After this procedure, the results indicated that each item did load significantly on its construct (Appendix 2), since all items showed loadings above the cut-off point of .50 (Hair et al., 2009). The Cronbach’s α values supported the constructs reliability, ranging from .76 (somatic) to .87 (fear of failure). Convergent validity was accepted for all constructs, since the AVE values of each met accepted levels and ranged from .50 (concentration disruption) to .58 (fear of failure).

Moreover, discriminant validity of the measures was accepted given the squared correlations between each construct and any other were lower than the AVE values for each construct in the model (Fornell & Larcker, 1981). These results could be better scrutinized in Table 2.

The results of this final measurement model indices [χ2(288)=630.507 (p<.001), χ2/df=2.19; CFI=.91, TLI=.90, GFI=.90, PCFI=.81, RMSEA=.054 (CI=.049, .060)] showed an acceptable fit to the data. The CFI and GFI were greater than the recommended threshold of .90 (Hair et al., 2009) providing evidence of good fit. Additionally, RMSEA was less than .06 suggesting also good fit (Byrne, 2000). Overall, the measurement model showed an acceptable fit to the data, and consequently, the structural model (Model 2) was examined.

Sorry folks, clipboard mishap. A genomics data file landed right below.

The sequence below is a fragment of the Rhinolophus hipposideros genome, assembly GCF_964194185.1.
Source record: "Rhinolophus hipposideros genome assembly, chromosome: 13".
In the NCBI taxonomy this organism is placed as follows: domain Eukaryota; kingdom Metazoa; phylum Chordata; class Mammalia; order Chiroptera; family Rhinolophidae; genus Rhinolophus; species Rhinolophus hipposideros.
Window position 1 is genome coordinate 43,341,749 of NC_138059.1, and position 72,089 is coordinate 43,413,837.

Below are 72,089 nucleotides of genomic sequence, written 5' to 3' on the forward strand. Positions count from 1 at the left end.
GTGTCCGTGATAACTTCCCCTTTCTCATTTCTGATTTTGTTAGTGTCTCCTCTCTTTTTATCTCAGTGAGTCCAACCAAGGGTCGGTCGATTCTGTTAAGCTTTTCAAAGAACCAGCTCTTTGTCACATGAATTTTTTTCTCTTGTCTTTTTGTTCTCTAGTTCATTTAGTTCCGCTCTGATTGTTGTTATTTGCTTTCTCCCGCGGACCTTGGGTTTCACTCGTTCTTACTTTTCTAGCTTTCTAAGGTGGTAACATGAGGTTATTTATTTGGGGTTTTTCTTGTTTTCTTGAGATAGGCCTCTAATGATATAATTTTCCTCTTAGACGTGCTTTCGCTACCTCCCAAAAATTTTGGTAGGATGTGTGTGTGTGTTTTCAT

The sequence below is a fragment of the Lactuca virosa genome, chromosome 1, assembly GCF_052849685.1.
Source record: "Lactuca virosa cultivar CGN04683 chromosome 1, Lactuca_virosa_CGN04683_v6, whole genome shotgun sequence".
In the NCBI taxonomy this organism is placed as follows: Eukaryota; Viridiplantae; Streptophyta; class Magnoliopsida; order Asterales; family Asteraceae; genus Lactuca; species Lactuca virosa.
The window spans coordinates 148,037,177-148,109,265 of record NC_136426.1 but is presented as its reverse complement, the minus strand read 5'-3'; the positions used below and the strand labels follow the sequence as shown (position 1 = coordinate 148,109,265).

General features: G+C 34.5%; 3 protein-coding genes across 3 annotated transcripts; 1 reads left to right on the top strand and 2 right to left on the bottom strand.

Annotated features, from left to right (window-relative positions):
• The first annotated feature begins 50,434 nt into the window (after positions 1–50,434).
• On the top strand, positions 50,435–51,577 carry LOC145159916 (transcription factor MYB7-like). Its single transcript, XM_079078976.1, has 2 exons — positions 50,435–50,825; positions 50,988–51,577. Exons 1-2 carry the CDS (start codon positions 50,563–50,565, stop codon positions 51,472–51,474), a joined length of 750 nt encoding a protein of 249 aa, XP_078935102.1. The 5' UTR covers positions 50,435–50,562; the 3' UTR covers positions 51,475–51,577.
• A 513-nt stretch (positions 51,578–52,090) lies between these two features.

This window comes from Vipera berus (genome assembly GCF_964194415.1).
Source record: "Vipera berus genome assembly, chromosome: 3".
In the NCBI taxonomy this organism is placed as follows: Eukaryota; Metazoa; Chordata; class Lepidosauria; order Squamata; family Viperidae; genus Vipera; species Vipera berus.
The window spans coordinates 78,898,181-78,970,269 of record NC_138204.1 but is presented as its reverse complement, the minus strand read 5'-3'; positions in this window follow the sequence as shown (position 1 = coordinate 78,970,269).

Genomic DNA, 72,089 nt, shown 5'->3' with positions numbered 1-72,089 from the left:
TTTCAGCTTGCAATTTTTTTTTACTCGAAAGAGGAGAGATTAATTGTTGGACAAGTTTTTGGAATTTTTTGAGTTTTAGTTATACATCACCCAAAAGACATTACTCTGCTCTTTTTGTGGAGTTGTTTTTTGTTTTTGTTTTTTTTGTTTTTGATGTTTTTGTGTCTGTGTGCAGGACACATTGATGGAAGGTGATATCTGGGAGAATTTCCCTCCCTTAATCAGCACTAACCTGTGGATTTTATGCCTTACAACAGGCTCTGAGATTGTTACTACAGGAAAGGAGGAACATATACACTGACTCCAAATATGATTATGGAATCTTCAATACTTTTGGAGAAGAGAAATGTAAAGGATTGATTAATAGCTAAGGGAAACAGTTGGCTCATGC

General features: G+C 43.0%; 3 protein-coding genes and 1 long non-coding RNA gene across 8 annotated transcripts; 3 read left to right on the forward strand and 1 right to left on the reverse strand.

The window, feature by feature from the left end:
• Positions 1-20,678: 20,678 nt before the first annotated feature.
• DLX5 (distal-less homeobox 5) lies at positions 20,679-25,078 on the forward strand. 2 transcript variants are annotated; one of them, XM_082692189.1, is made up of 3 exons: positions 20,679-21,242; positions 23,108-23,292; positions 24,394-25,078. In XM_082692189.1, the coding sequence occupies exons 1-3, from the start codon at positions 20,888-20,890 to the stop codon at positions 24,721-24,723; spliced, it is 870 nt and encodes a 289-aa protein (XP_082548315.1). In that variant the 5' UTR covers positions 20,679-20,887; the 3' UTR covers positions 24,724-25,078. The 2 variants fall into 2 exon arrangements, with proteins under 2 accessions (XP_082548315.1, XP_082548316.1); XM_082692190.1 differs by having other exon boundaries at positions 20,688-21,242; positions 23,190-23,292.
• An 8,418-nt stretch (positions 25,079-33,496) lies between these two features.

Structural model (Model 2)

The examination of the structural model incorporated a test of the overall model fit as well as individual tests of the relationship among the latent constructs. The overall assessment of the structural model indicated an acceptable fit to the data indices [χ2(290)=649.307 (p<.001), χ2/df=2.24; CFI=.91, TLI=.90, GFI=.90, PCFI=.81, RMSEA=.055 (CI=.050, .061)]. Path coefficients of fear of failure predicting concentration disruption, worry and somatic anxiety were all statistically significant (p<.001), supporting all hypothesis formulated. Approximately 22% of the variance of concentration disruption (R2=.22), 47% of the variance of worry (R2=.47), and 20% of the variance of somatic anxiety (R2=20) was explained by fear of failure (Figure 2).